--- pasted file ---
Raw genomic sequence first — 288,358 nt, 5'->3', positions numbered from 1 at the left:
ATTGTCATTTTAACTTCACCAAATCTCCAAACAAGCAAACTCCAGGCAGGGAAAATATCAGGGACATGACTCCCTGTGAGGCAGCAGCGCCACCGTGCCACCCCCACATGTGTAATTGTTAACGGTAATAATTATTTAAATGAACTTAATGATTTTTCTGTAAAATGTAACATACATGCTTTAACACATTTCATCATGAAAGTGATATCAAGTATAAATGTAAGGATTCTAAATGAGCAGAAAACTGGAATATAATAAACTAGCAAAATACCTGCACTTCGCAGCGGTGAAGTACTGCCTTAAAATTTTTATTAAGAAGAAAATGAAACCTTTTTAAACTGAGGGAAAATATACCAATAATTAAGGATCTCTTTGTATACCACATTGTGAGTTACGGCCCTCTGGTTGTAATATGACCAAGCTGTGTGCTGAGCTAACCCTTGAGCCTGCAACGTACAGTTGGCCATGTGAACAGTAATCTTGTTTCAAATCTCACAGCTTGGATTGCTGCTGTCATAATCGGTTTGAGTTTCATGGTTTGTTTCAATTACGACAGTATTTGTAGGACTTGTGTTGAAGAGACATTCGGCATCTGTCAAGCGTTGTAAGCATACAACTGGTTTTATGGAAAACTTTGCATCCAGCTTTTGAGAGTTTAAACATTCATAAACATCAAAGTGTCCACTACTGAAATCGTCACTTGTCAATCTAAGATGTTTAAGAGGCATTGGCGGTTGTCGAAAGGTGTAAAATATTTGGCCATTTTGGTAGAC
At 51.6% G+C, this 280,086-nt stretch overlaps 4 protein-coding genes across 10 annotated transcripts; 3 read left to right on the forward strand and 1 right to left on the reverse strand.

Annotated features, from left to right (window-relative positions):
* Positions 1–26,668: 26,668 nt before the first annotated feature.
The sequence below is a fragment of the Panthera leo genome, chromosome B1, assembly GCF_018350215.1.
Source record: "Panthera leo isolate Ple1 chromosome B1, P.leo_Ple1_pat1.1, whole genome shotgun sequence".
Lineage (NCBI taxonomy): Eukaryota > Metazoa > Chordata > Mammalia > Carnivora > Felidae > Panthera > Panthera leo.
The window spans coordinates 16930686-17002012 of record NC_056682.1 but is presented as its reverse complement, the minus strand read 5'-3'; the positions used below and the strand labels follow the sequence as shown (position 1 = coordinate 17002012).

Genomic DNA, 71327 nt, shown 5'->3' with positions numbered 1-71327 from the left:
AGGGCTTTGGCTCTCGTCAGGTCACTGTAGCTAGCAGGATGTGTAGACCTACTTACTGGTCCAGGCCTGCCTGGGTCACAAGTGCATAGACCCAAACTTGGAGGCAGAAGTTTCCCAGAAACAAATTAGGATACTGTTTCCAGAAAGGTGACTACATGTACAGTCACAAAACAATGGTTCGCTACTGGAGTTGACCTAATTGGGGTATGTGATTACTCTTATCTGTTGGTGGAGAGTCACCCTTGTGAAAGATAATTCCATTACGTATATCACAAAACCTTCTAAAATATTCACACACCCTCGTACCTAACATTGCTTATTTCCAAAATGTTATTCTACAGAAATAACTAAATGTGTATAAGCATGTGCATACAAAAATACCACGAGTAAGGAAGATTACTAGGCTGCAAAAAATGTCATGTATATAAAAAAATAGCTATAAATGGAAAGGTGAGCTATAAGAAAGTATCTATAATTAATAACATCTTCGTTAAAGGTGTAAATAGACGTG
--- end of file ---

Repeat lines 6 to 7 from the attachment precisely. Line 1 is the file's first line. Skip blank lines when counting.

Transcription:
The sequence below is a fragment of the Panthera leo genome, chromosome B1, assembly GCF_018350215.1.
Source record: "Panthera leo isolate Ple1 chromosome B1, P.leo_Ple1_pat1.1, whole genome shotgun sequence".